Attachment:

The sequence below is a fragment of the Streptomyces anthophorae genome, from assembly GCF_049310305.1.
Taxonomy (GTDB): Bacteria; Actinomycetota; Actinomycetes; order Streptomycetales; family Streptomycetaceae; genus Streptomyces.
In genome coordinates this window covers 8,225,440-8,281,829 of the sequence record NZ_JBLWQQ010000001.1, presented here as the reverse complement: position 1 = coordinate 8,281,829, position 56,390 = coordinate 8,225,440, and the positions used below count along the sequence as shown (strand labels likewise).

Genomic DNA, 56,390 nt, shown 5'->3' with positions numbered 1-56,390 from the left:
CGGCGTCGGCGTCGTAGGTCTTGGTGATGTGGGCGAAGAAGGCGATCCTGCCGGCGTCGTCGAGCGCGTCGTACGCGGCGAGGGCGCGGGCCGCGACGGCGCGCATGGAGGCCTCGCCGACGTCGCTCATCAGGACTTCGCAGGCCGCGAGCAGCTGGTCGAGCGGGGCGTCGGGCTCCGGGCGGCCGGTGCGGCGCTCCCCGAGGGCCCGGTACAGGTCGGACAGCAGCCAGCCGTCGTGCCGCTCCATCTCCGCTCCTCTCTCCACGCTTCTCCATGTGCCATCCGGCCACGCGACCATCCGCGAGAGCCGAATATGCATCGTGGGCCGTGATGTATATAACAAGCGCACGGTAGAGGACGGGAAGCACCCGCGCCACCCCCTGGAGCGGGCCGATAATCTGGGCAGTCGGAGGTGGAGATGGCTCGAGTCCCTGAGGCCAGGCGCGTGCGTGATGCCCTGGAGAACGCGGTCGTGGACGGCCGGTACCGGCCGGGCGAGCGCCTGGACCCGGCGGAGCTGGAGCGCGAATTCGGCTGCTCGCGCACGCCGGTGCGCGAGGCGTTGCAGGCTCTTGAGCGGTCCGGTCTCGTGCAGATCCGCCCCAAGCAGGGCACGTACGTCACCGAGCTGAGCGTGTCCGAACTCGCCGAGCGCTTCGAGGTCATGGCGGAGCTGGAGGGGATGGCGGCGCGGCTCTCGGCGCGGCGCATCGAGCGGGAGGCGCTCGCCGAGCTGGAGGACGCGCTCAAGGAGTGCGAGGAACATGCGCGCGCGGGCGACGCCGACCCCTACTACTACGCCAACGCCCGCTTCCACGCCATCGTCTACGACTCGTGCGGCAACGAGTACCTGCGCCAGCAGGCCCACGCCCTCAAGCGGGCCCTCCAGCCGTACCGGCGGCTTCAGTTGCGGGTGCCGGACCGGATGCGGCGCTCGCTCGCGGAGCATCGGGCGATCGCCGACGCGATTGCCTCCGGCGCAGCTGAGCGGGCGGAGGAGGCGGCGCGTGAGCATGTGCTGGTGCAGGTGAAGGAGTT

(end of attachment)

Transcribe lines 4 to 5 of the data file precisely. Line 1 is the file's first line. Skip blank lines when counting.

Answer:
Genomic DNA, 56,390 nt, shown 5'->3' with positions numbered 1-56,390 from the left:
CGGCGTCGGCGTCGTAGGTCTTGGTGATGTGGGCGAAGAAGGCGATCCTGCCGGCGTCGTCGAGCGCGTCGTACGCGGCGAGGGCGCGGGCCGCGACGGCGCGCATGGAGGCCTCGCCGACGTCGCTCATCAGGACTTCGCAGGCCGCGAGCAGCTGGTCGAGCGGGGCGTCGGGCTCCGGGCGGCCGGTGCGGCGCTCCCCGAGGGCCCGGTACAGGTCGGACAGCAGCCAGCCGTCGTGCCGCTCCATCTCCGCTCCTCTCTCCACGCTTCTCCATGTGCCATCCGGCCACGCGACCATCCGCGAGAGCCGAATATGCATCGTGGGCCGTGATGTATATAACAAGCGCACGGTAGAGGACGGGAAGCACCCGCGCCACCCCCTGGAGCGGGCCGATAATCTGGGCAGTCGGAGGTGGAGATGGCTCGAGTCCCTGAGGCCAGGCGCGTGCGTGATGCCCTGGAGAACGCGGTCGTGGACGGCCGGTACCGGCCGGGCGAGCGCCTGGACCCGGCGGAGCTGGAGCGCGAATTCGGCTGCTCGCGCACGCCGGTGCGCGAGGCGTTGCAGGCTCTTGAGCGGTCCGGTCTCGTGCAGATCCGCCCCAAGCAGGGCACGTACGTCACCGAGCTGAGCGTGTCCGAACTCGCCGAGCGCTTCGAGGTCATGGCGGAGCTGGAGGGGATGGCGGCGCGGCTCTCGGCGCGGCGCATCGAGCGGGAGGCGCTCGCCGAGCTGGAGGACGCGCTCAAGGAGTGCGAGGAACATGCGCGCGCGGGCGACGCCGACCCCTACTACTACGCCAACGCCCGCTTCCACGCCATCGTCTACGACTCGTGCGGCAACGAGTACCTGCGCCAGCAGGCCCACGCCCTCAAGCGGGCCCTCCAGCCGTACCGGCGGCTTCAGTTGCGGGTGCCGGACCGGATGCGGCGCTCGCTCGCGGAGCATCGGGCGATCGCCGACGCGATTGCCTCCGGCGCAGCTGAGCGGGCGGAGGAGGCGGCGCGTGAGCATGTGCTGGTGCAGGTGAAGGAGTT